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Just a reminder, these posts are not legal advice. This site is the personal blog of Mark Radcliffe and the opinions expressed are those of Mark Radcliffe and not those of his clients, DLA Piper or the clients of DLA Piper.

About Me:

Mark Radcliffe

I have been practicing law in Silicon Valley for over thirty years assisting startups and global companies develop and market innovative products and services. I have participated in multiple business cyles in Silicon Valley from hardware to software to internet to cloud. My projects have included developing the dual licensing business model for open source startup, developing the original domain dispute resolution policy for NSI and assisting Sun in open sourcing the Solaris operating system. Recently, I served on the US Japan Innovation and Entrepreneurship Council (one of ten members) to develop a plan to encourage the innovation in Japan and the United States. I have been working with the same attorneys since 1986 although we have merged with other law firms several times. I am now a partner at DLA Piper, a (relatively) new global law firm formed in 2005 from the merger of three law firms. The firm now has 4200 lawyers in 31 countries and 77 cities. My experience in corporate securities (particularly venture capital) and intellectual property enables me to assist companies structure the financing and intellectual property strategy for developing ane exploiting a new product or service. I and my team work with fifty startups at one time as well as Global Fortune 100. I have been fortunate enough to work with companies in software, cloud computing, semiconductor, health care IT and Web 2.0.

Unfortunately, computer problems (my hard drive died) and travel have delayed my summary of the second day. First, we ended the first day with a magnificent dinner cruise on the Seine River. Our hosts, Alexandre and Celine arranged for a sommelier to select special wines for the cruise which meant that we had great wines from all over France. On the second day, we focused the brainstorming sessions on Open Source Licensing and the Definition of Open Source. The licensing discussion was lively, with the European attendees focusing on the challenges imposed by the number of open source licenses. During the licensing discussion, they were particularly interested in the effect of the Jacobsen decision which clarifies the enforceability of open source licenses in the US, an issue was viewed as settled in the European Union.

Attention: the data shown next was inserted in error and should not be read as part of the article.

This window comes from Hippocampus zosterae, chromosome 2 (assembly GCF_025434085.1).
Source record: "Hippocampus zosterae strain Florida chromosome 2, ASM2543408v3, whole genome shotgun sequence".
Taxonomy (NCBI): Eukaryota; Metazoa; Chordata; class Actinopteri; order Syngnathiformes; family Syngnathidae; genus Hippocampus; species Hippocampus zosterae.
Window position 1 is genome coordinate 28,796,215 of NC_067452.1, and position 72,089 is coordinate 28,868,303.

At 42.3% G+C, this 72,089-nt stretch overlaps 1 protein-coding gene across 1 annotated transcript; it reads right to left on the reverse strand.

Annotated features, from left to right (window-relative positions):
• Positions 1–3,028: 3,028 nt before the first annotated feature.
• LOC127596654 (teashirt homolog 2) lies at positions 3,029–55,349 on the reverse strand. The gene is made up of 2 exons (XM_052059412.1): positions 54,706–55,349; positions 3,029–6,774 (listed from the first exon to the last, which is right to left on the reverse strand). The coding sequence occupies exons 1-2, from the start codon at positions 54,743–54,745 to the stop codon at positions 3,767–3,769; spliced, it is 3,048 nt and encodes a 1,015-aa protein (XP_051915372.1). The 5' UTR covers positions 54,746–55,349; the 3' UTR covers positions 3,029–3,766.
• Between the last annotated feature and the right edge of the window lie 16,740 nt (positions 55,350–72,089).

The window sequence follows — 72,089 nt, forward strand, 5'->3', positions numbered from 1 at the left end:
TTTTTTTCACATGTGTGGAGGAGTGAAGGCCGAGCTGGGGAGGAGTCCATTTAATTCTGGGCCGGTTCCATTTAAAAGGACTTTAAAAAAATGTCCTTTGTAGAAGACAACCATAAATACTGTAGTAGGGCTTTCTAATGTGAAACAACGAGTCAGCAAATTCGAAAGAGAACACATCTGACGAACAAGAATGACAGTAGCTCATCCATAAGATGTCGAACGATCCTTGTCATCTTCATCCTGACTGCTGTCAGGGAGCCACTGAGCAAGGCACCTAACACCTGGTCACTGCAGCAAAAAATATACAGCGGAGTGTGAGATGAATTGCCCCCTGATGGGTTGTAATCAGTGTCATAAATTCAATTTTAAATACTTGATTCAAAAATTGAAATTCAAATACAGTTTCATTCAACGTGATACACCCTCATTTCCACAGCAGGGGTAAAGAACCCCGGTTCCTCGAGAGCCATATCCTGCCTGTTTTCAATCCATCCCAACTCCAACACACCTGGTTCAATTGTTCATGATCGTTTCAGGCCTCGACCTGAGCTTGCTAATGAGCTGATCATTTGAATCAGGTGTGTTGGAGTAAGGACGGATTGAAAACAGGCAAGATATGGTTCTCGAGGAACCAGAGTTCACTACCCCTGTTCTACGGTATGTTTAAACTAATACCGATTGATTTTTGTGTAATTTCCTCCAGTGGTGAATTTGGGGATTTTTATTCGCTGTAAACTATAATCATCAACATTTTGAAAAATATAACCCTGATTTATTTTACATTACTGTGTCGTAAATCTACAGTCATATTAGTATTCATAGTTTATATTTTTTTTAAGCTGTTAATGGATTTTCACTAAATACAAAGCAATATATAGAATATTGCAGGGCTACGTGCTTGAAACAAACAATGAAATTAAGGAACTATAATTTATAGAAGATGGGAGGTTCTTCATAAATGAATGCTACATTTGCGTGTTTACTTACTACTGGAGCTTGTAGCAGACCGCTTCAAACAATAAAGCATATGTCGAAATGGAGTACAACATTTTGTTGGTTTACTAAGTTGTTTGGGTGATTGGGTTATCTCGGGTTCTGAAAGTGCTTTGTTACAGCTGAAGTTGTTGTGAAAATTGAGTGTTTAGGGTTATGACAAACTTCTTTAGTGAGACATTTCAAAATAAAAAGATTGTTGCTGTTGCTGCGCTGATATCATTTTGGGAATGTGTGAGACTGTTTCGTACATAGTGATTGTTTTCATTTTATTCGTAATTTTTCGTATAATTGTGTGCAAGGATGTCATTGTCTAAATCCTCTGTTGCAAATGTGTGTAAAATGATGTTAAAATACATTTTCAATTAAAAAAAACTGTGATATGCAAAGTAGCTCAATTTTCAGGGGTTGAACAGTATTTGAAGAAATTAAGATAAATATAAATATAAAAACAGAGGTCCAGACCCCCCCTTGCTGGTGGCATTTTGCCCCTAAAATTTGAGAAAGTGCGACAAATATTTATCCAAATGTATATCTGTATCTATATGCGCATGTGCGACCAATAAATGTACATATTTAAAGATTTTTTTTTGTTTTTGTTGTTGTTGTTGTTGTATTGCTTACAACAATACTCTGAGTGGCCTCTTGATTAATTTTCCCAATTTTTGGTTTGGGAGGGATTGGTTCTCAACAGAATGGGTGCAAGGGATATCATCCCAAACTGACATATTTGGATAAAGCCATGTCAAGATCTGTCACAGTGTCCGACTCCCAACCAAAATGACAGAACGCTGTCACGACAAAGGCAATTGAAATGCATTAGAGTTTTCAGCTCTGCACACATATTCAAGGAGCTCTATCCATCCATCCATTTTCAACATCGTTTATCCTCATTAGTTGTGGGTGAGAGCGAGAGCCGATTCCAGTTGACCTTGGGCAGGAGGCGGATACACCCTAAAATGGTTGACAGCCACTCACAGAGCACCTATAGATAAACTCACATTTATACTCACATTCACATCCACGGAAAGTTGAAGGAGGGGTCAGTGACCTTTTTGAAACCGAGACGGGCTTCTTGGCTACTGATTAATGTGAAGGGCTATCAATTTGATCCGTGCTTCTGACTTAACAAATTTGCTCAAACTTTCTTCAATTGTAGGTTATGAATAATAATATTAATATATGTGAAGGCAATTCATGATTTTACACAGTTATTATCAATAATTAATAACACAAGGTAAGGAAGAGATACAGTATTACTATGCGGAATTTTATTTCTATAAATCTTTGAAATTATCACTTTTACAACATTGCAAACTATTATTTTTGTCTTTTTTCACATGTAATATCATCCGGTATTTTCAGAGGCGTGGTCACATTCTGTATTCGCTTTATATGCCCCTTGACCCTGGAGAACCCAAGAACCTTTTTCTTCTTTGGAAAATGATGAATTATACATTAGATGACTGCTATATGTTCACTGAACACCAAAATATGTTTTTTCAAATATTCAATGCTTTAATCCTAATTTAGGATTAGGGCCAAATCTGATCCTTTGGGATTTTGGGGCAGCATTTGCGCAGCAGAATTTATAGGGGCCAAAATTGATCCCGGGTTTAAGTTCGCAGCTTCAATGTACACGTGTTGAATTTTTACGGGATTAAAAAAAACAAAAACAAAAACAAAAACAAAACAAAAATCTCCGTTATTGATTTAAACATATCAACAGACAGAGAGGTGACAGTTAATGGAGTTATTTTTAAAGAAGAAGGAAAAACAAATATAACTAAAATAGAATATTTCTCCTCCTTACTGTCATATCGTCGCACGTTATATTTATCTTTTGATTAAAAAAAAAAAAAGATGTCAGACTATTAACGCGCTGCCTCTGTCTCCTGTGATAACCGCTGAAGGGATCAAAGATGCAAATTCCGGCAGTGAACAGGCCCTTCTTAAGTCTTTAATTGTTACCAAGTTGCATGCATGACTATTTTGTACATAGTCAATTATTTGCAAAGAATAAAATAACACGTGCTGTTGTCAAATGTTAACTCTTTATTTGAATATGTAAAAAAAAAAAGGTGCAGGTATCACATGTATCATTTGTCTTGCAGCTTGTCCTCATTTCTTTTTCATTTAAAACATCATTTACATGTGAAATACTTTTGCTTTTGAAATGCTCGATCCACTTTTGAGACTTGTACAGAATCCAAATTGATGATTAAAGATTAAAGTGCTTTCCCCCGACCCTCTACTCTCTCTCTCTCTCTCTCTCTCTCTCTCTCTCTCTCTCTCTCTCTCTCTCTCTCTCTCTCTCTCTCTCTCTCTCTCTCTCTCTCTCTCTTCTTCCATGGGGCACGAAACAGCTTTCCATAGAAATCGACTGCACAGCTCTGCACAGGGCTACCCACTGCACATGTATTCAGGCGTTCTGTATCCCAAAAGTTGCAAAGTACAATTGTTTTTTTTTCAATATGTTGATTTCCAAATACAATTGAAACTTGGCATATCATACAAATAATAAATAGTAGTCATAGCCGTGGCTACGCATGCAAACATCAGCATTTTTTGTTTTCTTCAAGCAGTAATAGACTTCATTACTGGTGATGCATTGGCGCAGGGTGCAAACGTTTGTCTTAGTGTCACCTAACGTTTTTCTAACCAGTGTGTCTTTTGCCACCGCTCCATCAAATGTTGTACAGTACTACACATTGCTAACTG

The discussion of the definition of open source ranged from who should control the definition to whether a new group, focused on commercial open source should be created to provide guidance about how to determine whether products (or companies) are “open source”. The consensus was that OSI definition has served the industry well and should continue to be the core definition and that a new non profit focused solely on commercial open source is unnecessary. The discussion about whether a company can be considered “open source” was very interesting. Most attendees agreed that it is very difficult to meaningfully designate a company as “open source” because most companies follow a variety of approaches to software development and distribution. The better approach is to focus on products as following an open source model. An interesting side note to this discussion was the conclusion that all companies are now following a “hybrid” business model which includes both proprietary and open source products. Even Microsoft is now part of this trend. This conclusion is consistent with the results of our 2008 Napa Open Source Think Tank that open source software is now becoming part of the mainstream. The final presentation was by Rudy Salles, the Vice President of the French National Assembly. Linagora had assisted the French National Assembly in implementing an open source environment and Mr. Salles discussed open source from the point of view of both a user and a policy maker.

The Open Source Think Tank Europe was a great success and was particularly useful in helping the US companies understand the European perspective. We hope to see you there next year!

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  1. [...] - Open Source Think Tank Paris 2008: Day Two saved by rtv3280fall072009-04-09 - Les dernières actualités Open Source - Lundi 8 septembre 2008 [...]

    Pingback by Websites tagged "linagora" on Postsaver — April 16, 2009 @ 8:47 am

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